“They haven’t done any checks since March of 2020 so everyone has been able to keep their coverage for that entire period without having to renew,” said Laura Colbert, Executive…
Sean “Saifa” Wall is an Atlanta-based intersex justice activist. He is currently enrolled in a health plan with Ambetter through the Affordable Care Act’s health insurance marketplace (also called healthcare.gov).
As an activist, Saifa’s income is generated exclusively through contractual work, which means that his employers do not provide health benefits. He talks to people about issues that affect the intersex community. He also serves as a public health researcher that consults with racial justice and domestic violence organizations.
Saifa enrolled in coverage in 2016 with the help of a GHF health insurance navigator after being uninsured for over two years. (He was also able to purchase dental coverage.) Saifa pays a premium of $63 per month after a $500 tax credit helped to lower his costs. His coverage allows him access to hormone therapy and behavioral health services, among other essential health benefits. He loves his medical provider and receives high quality treatment as an intersex person who is hormone dependent.
Saifa was recently diagnosed with osteopenia, which means his bones aren’t as dense as they need to be to prevent breaks and other injuries. Saifa will need comprehensive medical care as he works to build bone mass; much or all of that care will be covered by the comprehensive insurance plan he purchased through the ACA.
Like Saifa, 450,000 Georgians rely on the ACA marketplace to access comprehensive, affordable health coverage. Many more Georgians are eligible for marketplace coverage but remain uninsured for a variety of reasons.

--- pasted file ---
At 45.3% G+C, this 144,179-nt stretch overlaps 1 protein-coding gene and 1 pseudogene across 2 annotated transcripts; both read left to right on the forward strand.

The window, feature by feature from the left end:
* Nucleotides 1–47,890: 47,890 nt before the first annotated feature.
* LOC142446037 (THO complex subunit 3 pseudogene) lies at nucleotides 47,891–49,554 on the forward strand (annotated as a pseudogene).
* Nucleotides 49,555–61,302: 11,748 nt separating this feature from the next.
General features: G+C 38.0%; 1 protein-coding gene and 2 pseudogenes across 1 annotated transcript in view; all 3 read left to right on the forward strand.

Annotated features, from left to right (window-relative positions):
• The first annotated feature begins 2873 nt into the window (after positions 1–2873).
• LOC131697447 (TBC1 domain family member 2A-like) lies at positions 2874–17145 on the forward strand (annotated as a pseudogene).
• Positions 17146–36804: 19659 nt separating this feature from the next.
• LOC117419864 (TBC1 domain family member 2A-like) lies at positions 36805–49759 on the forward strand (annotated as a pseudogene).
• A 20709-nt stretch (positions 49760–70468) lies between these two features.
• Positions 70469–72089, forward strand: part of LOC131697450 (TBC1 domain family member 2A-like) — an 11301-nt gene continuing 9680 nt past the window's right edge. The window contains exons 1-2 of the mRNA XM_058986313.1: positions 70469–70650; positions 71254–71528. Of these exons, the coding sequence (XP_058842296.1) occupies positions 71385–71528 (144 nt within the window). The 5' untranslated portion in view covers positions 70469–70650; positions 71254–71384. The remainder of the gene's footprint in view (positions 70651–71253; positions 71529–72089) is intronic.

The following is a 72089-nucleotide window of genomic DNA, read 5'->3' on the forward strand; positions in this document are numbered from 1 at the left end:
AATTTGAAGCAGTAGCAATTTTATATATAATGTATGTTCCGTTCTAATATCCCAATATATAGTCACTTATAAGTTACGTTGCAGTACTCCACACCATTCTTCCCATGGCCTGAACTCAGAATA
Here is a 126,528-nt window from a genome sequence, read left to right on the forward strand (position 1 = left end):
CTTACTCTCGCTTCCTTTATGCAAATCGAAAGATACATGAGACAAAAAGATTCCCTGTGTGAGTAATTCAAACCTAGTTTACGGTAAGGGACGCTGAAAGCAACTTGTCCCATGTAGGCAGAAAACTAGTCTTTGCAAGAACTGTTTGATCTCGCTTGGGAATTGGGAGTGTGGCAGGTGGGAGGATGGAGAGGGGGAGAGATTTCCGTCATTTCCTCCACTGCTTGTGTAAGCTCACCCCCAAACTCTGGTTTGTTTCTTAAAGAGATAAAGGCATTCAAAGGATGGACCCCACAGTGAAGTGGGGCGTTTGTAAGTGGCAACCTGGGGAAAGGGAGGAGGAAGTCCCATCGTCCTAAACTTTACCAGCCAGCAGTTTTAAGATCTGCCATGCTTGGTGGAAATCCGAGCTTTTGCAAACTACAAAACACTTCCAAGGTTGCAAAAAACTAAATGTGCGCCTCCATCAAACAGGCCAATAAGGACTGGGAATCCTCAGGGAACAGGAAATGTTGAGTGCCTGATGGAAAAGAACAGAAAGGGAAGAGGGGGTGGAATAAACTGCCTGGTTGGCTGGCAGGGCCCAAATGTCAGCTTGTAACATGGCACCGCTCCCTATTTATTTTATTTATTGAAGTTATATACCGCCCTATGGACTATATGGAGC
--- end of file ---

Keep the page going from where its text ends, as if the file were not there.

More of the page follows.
Georgia’s new law, called the Patients First Act or SB 106, may bring changes to private health insurance in the state but Georgia leaders have not yet spelled out what changes they plan to seek. An effective way to use their new flexibility would be to maintain the protections and financial help that Georgia consumers enjoy while building a “reinsurance program” to bring down premiums for everyone. (This approach has been successfully tried in seven other states.) If premiums fall or remain steady, this could attract more Georgians to the marketplace and get more people covered.
When Saifa was asked what he would tell legislators about having health coverage, he replied: “As an intersex activist, I believe health care is a human right.” While this belief isn’t yet reflected in Georgia’s state health laws, the ACA allows consumers like Saifa to take advantage of comprehensive, affordable coverage options and protections from discrimination in the health system, among many other advances.